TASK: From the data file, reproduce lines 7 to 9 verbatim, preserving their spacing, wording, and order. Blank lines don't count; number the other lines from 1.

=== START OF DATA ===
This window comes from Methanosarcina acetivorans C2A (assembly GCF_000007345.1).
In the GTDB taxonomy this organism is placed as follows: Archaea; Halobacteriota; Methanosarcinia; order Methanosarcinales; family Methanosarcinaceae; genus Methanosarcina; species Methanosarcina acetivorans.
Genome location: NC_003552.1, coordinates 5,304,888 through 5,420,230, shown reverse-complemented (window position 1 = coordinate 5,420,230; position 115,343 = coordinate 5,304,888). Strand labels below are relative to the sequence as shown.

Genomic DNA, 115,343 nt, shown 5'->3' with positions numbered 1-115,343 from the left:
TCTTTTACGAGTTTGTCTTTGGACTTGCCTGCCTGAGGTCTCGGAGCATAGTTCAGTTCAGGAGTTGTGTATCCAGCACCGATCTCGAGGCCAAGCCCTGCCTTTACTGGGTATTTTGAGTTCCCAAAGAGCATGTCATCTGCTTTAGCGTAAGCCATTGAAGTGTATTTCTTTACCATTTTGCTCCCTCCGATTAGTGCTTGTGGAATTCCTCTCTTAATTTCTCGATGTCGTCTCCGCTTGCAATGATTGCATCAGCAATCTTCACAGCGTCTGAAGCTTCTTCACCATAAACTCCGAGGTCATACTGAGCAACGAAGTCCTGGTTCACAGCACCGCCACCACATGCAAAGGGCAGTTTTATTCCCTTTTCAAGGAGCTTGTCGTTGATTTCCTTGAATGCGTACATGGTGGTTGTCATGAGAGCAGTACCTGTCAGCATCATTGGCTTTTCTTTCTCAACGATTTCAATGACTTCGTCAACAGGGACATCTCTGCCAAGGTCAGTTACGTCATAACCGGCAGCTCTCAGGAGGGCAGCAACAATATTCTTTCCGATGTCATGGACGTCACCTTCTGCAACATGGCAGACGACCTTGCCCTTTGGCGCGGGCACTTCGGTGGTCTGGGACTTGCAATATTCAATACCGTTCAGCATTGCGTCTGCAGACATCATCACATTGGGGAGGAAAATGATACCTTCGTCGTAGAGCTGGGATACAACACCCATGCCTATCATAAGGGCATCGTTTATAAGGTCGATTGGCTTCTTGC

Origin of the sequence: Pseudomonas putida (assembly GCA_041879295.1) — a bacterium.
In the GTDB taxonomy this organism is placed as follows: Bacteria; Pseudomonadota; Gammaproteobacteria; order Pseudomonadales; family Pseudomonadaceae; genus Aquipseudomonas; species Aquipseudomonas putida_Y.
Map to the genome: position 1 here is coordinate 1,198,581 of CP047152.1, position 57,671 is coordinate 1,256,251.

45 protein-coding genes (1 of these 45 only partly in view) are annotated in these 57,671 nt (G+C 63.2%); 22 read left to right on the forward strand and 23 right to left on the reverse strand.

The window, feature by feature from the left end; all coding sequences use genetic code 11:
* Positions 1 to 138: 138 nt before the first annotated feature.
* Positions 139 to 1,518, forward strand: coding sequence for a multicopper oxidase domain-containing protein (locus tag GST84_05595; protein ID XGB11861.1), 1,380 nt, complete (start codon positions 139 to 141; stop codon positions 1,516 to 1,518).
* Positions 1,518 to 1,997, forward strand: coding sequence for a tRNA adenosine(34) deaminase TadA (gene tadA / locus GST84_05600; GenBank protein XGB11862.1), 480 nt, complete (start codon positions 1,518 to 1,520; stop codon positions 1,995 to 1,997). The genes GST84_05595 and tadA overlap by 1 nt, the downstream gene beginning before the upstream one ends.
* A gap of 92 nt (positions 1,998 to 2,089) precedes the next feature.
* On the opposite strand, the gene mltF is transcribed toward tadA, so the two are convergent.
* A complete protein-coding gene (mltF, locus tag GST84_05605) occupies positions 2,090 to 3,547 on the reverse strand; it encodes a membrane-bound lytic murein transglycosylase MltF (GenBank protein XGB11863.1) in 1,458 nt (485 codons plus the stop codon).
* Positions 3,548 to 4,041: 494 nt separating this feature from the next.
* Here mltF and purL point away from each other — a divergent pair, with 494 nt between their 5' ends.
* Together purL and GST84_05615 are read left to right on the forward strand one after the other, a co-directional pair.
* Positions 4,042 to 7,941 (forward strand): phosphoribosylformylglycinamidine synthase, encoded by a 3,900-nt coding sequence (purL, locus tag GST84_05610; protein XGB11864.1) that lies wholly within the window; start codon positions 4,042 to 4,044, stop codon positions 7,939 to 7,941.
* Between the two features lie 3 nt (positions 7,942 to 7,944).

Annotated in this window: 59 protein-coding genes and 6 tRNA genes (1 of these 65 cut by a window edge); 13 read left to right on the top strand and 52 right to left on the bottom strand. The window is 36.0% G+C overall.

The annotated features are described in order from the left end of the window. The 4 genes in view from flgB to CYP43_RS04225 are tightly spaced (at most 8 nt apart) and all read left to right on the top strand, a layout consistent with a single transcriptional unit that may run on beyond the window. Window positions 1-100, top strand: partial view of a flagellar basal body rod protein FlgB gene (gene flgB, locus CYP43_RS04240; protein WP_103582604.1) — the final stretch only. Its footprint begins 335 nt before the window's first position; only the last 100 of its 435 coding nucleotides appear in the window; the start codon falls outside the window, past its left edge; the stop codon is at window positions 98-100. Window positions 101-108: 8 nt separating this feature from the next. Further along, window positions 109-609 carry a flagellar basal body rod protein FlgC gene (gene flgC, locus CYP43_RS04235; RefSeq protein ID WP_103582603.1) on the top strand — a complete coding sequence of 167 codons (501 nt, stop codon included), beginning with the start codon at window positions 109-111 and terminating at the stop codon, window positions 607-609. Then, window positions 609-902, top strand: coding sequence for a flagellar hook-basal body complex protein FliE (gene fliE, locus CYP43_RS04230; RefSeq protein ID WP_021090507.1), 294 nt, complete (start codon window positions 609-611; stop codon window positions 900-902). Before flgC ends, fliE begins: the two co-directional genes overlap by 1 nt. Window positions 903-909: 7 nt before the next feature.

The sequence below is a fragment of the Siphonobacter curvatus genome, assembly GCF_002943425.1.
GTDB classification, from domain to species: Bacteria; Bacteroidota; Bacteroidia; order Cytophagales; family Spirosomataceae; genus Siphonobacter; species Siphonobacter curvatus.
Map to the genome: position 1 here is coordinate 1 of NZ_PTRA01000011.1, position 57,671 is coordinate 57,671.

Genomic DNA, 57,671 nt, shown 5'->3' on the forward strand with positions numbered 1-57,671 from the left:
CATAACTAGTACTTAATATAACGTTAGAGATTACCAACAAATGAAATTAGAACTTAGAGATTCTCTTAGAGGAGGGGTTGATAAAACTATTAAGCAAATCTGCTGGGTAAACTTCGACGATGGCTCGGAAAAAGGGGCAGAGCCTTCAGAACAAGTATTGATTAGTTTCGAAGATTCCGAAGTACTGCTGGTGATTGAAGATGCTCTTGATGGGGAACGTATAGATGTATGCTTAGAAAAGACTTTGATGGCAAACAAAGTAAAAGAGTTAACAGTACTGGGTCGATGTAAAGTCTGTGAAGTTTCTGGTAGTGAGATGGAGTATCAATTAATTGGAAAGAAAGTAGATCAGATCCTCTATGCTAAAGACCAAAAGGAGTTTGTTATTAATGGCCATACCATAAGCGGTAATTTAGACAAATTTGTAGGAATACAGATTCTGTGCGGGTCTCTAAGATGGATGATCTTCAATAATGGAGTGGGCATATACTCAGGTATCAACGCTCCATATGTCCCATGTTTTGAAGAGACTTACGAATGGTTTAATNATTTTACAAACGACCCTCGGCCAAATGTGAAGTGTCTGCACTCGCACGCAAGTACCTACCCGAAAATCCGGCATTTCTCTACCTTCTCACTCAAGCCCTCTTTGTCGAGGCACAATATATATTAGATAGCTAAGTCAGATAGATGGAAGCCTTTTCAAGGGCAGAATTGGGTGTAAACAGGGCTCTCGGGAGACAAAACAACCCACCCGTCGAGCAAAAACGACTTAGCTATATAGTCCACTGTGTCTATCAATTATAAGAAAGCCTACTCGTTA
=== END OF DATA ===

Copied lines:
In the GTDB taxonomy this organism is placed as follows: Bacteria; Pseudomonadota; Gammaproteobacteria; order Pseudomonadales; family Pseudomonadaceae; genus Aquipseudomonas; species Aquipseudomonas putida_Y.
Map to the genome: position 1 here is coordinate 1,198,581 of CP047152.1, position 57,671 is coordinate 1,256,251.

45 protein-coding genes (1 of these 45 only partly in view) are annotated in these 57,671 nt (G+C 63.2%); 22 read left to right on the forward strand and 23 right to left on the reverse strand.